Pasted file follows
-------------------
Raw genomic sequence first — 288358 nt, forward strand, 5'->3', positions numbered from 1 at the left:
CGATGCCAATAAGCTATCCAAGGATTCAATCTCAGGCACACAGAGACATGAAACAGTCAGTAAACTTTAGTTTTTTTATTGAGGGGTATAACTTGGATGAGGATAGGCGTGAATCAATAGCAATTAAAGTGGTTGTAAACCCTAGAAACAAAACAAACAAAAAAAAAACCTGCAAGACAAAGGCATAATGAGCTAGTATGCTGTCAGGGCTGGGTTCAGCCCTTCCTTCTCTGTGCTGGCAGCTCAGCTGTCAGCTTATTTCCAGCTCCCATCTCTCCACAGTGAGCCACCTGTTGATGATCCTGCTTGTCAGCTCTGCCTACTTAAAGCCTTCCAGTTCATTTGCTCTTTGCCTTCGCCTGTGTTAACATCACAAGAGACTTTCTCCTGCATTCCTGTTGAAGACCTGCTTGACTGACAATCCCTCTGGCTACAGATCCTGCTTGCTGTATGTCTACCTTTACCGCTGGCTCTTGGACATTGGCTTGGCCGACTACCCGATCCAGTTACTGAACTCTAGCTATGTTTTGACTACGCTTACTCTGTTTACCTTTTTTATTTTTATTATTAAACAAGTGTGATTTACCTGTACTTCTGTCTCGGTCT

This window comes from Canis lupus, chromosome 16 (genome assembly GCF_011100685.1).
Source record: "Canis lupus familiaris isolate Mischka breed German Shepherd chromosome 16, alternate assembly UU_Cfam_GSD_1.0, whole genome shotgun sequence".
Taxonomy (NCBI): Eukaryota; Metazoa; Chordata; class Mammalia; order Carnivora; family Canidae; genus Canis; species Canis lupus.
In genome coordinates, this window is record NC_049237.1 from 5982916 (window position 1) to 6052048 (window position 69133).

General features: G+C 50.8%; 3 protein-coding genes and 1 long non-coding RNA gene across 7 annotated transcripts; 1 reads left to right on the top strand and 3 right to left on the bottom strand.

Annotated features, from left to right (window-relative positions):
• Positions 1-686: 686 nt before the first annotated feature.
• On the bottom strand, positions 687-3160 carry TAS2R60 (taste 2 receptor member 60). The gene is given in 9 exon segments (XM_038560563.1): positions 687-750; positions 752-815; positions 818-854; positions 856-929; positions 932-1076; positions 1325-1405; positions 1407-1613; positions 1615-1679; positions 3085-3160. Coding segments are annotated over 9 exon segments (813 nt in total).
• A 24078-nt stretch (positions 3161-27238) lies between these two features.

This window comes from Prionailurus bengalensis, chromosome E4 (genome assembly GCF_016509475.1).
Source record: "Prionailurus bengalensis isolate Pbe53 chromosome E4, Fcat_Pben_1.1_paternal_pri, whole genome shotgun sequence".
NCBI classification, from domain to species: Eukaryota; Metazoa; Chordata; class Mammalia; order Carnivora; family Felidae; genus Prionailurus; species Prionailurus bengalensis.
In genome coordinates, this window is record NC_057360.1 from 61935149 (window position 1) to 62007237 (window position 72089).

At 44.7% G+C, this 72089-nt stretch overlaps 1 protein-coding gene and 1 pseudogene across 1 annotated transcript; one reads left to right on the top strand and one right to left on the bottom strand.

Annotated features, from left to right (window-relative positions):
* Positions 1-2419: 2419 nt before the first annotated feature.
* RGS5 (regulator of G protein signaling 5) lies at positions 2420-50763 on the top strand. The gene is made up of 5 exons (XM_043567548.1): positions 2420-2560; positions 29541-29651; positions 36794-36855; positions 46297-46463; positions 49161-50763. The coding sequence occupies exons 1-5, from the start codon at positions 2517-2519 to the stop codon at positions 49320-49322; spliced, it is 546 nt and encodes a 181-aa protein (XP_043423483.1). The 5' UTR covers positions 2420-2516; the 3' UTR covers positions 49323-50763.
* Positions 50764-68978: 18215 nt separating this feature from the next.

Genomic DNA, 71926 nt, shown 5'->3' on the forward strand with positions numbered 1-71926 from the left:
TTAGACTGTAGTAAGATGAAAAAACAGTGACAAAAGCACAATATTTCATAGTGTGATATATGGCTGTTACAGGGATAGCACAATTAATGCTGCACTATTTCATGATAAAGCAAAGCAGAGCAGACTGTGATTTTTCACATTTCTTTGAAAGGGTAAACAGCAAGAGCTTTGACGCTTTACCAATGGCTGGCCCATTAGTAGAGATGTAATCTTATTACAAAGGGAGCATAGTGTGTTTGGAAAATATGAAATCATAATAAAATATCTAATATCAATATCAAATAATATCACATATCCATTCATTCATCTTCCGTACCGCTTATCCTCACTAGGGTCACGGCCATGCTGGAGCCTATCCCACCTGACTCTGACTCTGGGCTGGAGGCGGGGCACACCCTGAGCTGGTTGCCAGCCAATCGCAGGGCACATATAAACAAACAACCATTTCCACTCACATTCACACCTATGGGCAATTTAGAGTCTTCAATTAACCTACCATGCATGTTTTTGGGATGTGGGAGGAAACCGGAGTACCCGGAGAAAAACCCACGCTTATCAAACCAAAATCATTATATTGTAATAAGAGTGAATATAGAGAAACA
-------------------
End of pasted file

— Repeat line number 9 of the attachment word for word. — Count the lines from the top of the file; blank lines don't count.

• Positions 1-686: 686 nt before the first annotated feature.